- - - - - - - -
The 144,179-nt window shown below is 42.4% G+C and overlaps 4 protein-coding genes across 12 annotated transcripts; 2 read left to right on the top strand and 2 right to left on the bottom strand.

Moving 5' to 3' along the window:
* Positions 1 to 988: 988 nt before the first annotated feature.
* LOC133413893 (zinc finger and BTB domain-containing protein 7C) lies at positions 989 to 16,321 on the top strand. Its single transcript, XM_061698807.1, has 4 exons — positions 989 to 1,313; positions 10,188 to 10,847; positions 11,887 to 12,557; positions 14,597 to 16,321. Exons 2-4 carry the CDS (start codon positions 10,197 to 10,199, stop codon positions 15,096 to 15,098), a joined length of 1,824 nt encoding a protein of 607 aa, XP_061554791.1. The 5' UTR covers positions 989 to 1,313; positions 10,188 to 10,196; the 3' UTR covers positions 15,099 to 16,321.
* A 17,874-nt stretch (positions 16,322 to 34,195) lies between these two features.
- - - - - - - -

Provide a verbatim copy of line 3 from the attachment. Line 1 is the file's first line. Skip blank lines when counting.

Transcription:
* Positions 1 to 988: 988 nt before the first annotated feature.